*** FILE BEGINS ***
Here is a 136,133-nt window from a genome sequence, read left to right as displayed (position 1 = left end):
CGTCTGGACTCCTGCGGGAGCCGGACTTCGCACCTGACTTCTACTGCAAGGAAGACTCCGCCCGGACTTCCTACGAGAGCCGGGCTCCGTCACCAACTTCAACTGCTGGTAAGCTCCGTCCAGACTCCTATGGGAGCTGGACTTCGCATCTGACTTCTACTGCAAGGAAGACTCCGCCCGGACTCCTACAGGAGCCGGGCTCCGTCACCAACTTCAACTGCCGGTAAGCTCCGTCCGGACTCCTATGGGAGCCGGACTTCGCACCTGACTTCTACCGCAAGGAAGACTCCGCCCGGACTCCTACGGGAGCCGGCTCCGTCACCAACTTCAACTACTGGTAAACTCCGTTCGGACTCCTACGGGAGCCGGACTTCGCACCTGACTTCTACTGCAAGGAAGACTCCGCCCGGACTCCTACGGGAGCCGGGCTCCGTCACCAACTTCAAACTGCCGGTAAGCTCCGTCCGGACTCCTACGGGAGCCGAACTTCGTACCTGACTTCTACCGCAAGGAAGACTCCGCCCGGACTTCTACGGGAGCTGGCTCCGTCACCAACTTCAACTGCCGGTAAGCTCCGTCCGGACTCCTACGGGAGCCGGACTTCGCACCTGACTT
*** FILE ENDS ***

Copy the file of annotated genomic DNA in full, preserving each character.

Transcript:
Here is a 136,133-nt window from a genome sequence, read left to right as displayed (position 1 = left end):
CGTCTGGACTCCTGCGGGAGCCGGACTTCGCACCTGACTTCTACTGCAAGGAAGACTCCGCCCGGACTTCCTACGAGAGCCGGGCTCCGTCACCAACTTCAACTGCTGGTAAGCTCCGTCCAGACTCCTATGGGAGCTGGACTTCGCATCTGACTTCTACTGCAAGGAAGACTCCGCCCGGACTCCTACAGGAGCCGGGCTCCGTCACCAACTTCAACTGCCGGTAAGCTCCGTCCGGACTCCTATGGGAGCCGGACTTCGCACCTGACTTCTACCGCAAGGAAGACTCCGCCCGGACTCCTACGGGAGCCGGCTCCGTCACCAACTTCAACTACTGGTAAACTCCGTTCGGACTCCTACGGGAGCCGGACTTCGCACCTGACTTCTACTGCAAGGAAGACTCCGCCCGGACTCCTACGGGAGCCGGGCTCCGTCACCAACTTCAAACTGCCGGTAAGCTCCGTCCGGACTCCTACGGGAGCCGAACTTCGTACCTGACTTCTACCGCAAGGAAGACTCCGCCCGGACTTCTACGGGAGCTGGCTCCGTCACCAACTTCAACTGCCGGTAAGCTCCGTCCGGACTCCTACGGGAGCCGGACTTCGCACCTGACTT